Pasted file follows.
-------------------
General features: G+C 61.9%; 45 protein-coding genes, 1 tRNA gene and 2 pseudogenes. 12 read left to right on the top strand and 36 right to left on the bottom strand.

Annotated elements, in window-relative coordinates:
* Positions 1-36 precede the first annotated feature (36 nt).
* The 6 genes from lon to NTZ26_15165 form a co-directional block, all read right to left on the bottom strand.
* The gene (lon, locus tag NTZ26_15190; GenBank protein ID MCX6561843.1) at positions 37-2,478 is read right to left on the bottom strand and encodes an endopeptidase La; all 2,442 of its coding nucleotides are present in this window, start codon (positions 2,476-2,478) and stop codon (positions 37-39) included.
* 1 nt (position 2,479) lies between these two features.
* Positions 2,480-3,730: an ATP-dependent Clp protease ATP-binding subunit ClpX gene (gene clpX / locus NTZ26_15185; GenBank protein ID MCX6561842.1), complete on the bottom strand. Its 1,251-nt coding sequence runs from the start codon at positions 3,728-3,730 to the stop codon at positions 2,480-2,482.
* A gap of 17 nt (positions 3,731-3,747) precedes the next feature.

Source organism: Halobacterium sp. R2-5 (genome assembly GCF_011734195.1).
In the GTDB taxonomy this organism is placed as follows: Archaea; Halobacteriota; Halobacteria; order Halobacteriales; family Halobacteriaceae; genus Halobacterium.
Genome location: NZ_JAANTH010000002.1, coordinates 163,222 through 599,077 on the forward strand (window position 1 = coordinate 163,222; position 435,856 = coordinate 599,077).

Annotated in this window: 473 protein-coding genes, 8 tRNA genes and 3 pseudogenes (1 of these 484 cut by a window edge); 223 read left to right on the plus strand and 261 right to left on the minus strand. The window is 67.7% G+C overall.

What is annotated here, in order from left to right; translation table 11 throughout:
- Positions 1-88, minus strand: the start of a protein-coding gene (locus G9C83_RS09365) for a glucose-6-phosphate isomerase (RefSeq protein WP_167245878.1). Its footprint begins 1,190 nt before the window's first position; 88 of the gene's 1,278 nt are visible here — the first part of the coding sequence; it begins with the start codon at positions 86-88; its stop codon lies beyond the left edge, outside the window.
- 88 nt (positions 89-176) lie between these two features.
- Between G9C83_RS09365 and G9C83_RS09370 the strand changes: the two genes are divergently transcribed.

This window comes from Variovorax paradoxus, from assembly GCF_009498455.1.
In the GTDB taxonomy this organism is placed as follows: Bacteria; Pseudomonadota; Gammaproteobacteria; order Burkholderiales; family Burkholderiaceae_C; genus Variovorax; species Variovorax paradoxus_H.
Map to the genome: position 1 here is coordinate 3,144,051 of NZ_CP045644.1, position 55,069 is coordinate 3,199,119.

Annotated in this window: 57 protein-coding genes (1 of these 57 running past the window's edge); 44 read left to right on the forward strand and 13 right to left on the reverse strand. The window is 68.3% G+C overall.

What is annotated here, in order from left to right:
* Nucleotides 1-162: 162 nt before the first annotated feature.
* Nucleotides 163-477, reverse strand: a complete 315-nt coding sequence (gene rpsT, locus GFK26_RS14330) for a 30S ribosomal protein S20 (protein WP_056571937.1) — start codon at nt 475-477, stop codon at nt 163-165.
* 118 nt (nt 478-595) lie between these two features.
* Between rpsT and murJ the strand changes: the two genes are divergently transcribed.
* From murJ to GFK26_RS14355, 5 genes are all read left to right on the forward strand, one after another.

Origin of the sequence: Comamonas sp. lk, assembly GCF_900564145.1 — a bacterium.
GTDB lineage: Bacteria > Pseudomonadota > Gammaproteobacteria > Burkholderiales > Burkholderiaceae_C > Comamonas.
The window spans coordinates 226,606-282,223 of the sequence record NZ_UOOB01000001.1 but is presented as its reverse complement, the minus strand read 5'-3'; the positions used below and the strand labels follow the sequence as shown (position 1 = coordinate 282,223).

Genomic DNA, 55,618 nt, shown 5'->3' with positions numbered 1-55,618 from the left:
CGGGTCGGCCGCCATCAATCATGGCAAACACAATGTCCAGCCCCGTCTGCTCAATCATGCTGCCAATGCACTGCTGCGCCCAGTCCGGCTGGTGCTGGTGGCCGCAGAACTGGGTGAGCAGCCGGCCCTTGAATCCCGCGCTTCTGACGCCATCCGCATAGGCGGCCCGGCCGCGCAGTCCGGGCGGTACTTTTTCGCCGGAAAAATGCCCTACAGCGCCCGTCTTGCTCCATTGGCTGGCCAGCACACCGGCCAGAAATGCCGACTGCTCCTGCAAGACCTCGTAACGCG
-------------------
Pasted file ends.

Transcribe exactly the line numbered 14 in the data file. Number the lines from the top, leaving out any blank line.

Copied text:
- Positions 1-88, minus strand: the start of a protein-coding gene (locus G9C83_RS09365) for a glucose-6-phosphate isomerase (RefSeq protein WP_167245878.1). Its footprint begins 1,190 nt before the window's first position; 88 of the gene's 1,278 nt are visible here — the first part of the coding sequence; it begins with the start codon at positions 86-88; its stop codon lies beyond the left edge, outside the window.